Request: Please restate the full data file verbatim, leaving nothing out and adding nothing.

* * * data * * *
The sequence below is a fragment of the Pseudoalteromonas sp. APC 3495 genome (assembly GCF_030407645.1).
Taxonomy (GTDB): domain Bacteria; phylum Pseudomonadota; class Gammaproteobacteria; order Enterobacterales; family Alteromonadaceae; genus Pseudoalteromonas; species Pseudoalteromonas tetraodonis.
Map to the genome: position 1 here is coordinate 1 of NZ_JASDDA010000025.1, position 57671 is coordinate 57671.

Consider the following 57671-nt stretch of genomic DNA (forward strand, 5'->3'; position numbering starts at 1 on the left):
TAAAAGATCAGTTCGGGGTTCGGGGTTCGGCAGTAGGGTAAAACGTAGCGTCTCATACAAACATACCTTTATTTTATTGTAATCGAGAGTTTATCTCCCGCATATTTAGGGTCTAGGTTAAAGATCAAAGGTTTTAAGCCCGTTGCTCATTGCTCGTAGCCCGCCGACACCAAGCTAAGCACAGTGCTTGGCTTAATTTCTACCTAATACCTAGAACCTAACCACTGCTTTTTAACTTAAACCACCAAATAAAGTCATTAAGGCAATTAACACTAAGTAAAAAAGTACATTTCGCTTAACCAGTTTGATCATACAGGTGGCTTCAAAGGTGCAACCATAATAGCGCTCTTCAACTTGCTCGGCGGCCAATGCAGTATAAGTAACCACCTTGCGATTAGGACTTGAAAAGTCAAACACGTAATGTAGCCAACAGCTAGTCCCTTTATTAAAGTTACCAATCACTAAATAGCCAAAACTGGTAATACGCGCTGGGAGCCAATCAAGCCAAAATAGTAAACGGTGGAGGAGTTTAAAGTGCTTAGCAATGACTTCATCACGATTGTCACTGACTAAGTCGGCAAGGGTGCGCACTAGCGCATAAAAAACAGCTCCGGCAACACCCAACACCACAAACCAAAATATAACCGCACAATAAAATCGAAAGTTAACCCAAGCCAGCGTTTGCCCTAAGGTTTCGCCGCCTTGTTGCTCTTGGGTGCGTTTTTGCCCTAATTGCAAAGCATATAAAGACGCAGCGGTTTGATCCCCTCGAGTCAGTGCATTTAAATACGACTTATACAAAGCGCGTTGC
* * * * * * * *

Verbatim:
The sequence below is a fragment of the Pseudoalteromonas sp. APC 3495 genome (assembly GCF_030407645.1).
Taxonomy (GTDB): domain Bacteria; phylum Pseudomonadota; class Gammaproteobacteria; order Enterobacterales; family Alteromonadaceae; genus Pseudoalteromonas; species Pseudoalteromonas tetraodonis.
Map to the genome: position 1 here is coordinate 1 of NZ_JASDDA010000025.1, position 57671 is coordinate 57671.

Consider the following 57671-nt stretch of genomic DNA (forward strand, 5'->3'; position numbering starts at 1 on the left):
TAAAAGATCAGTTCGGGGTTCGGGGTTCGGCAGTAGGGTAAAACGTAGCGTCTCATACAAACATACCTTTATTTTATTGTAATCGAGAGTTTATCTCCCGCATATTTAGGGTCTAGGTTAAAGATCAAAGGTTTTAAGCCCGTTGCTCATTGCTCGTAGCCCGCCGACACCAAGCTAAGCACAGTGCTTGGCTTAATTTCTACCTAATACCTAGAACCTAACCACTGCTTTTTAACTTAAACCACCAAATAAAGTCATTAAGGCAATTAACACTAAGTAAAAAAGTACATTTCGCTTAACCAGTTTGATCATACAGGTGGCTTCAAAGGTGCAACCATAATAGCGCTCTTCAACTTGCTCGGCGGCCAATGCAGTATAAGTAACCACCTTGCGATTAGGACTTGAAAAGTCAAACACGTAATGTAGCCAACAGCTAGTCCCTTTATTAAAGTTACCAATCACTAAATAGCCAAAACTGGTAATACGCGCTGGGAGCCAATCAAGCCAAAATAGTAAACGGTGGAGGAGTTTAAAGTGCTTAGCAATGACTTCATCACGATTGTCACTGACTAAGTCGGCAAGGGTGCGCACTAGCGCATAAAAAACAGCTCCGGCAACACCCAACACCACAAACCAAAATATAACCGCACAATAAAATCGAAAGTTAACCCAAGCCAGCGTTTGCCCTAAGGTTTCGCCGCCTTGTTGCTCTTGGGTGCGTTTTTGCCCTAATTGCAAAGCATATAAAGACGCAGCGGTTTGATCCCCTCGAGTCAGTGCATTTAAATACGACTTATACAAAGCGCGTTGC